That brings to mind another embarrassing thing, but this is a hard one… It’s something John Barrowman said on film, but before I tell about that, let me say that John is an amazing actor and singer. He has won Tonys for his Broadway and West End performances. The award I most admire and envy is the Tony for the opening of Sunset Boulevard (on the West End with Patti LuPone). John is one of those actors who likes to keep the crew on their toes at all times and, to my understanding, never encountered any farm atmosphere, if that makes sense; like mosquitoes in your hotel room (which you find out later were recently emptied Bulgarian Army Barracks) or other situations like that. Well, I am used to this as I grew up in that atmosphere, so when actors were freezing in Russia, I was taking my peanut butter jar out of my pack with my long underwear and having a nice sleep.
So with that said, the crew on Shark Attack 3 was a little upset by the fuss John was creating and he sensed it, so he wanted to bring them back by jolting them with a line I have never heard in any movie! The crew and the director laughed for more than a half hour at that line. It was so weird and out of the blue that I didn’t know how to respond. I never thought the line would be left in the movie––but it was! I heard that Lions Gate purchased the movie without watching the whole thing, so it was a blooper that the editor kept in the movie. The line was so often repeated that it actually made the movie and made Lions Gate a lot of money because no one who sees it can believe it. They repeat it and then everyone has to see the movie themselves to hear it with their own ears.
I can’t repeat it in polite company, and I don’t know the links where your readers might hear it themselves, but there are takes all over YouTube. Look under Shark Attack 3. Incidentally, the director Eli Roth sent me an email recently informing me that Shark Attack 3 (AKA Megalodon) has a cult following because of that line. I had heard that and I still think it’s very weird. I do have to say that there were clips of John and me on England’s popular Jonathan Ross Show; it was in front of one of my favorite actresses Emma Thompson and they didn’t show the line… Thank God… That showing helped my name and likeness in England.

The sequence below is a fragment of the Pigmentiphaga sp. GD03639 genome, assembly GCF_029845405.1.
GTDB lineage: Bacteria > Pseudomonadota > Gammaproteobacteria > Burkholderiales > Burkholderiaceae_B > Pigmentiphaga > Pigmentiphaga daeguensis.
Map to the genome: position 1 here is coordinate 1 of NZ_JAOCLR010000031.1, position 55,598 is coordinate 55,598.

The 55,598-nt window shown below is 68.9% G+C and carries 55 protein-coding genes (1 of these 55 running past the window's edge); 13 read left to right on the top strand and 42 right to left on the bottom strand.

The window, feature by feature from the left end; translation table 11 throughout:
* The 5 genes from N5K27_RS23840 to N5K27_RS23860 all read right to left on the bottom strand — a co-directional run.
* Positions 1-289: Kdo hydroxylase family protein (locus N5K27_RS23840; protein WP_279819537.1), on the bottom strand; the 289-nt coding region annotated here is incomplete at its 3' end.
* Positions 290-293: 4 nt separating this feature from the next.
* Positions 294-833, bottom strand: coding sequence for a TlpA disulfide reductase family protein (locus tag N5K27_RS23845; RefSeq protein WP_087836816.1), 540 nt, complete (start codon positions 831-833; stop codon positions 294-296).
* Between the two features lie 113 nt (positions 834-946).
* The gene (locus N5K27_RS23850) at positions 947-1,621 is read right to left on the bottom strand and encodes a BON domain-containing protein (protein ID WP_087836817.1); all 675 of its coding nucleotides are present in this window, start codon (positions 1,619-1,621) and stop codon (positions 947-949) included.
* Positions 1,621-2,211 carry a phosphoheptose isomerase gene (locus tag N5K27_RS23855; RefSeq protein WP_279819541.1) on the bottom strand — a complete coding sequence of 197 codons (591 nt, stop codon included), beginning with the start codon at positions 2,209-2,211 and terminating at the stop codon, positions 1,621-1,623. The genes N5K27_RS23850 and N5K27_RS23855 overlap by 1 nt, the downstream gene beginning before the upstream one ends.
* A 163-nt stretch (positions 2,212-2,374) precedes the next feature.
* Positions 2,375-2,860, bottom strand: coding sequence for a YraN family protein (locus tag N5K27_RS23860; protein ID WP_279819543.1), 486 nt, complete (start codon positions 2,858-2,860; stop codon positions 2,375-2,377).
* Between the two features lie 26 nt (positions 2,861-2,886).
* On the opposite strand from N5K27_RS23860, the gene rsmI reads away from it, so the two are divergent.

Betty Dravis: I heard that infamous line in the movie, Jenny, and I think it was too crude of Barrowman, joke or no joke! But if it helped the movie sales in the long run and no harm was done to you, then…all’s well that ends well. Speaking of endings Jenny, your last question may take a bit of thought, but it’s a simple question. I polled my friends and they agreed on what most women would like to know: Of all your co-stars, which one is the best kisser! This would also be a good place to share a few impressions of your other sexy co-stars, if you don’t mind.
Jenny McShane: That question doesn’t take much thought at all, Betty! Hands down, Don Johnson is the best kisser ever! Don Johnson has that Elvis thing going on! I think he will make the ladies melt until he’s a hundred!
As for my other co-stars, Casper Van Dien and Keanu Reeves were hilarious. Keanu invited me to a premier of another movie he had done after The Watcher: The Gift, at Paramount Studios. I didn’t know that Casper Van Dien, my co-star from Shark Attack, was there, so when Keanu quipped, “I guess all your boys are here tonight, McShane,” I burst out laughing.
I was also surprised when Keanu asked me how it was…working with Casper Van Dien. I hope this comes out right… I mean, Keanu Reeves was about to make sixty million dollars for Matrix 2 and 3 and he still has a deep caring and curiosity about others. What?? That blew my mind. Keanu has to be the nicest actor I have ever worked with, hands down. I heard that he split his back profit on Matrix with the crew! Isn’t that awesome?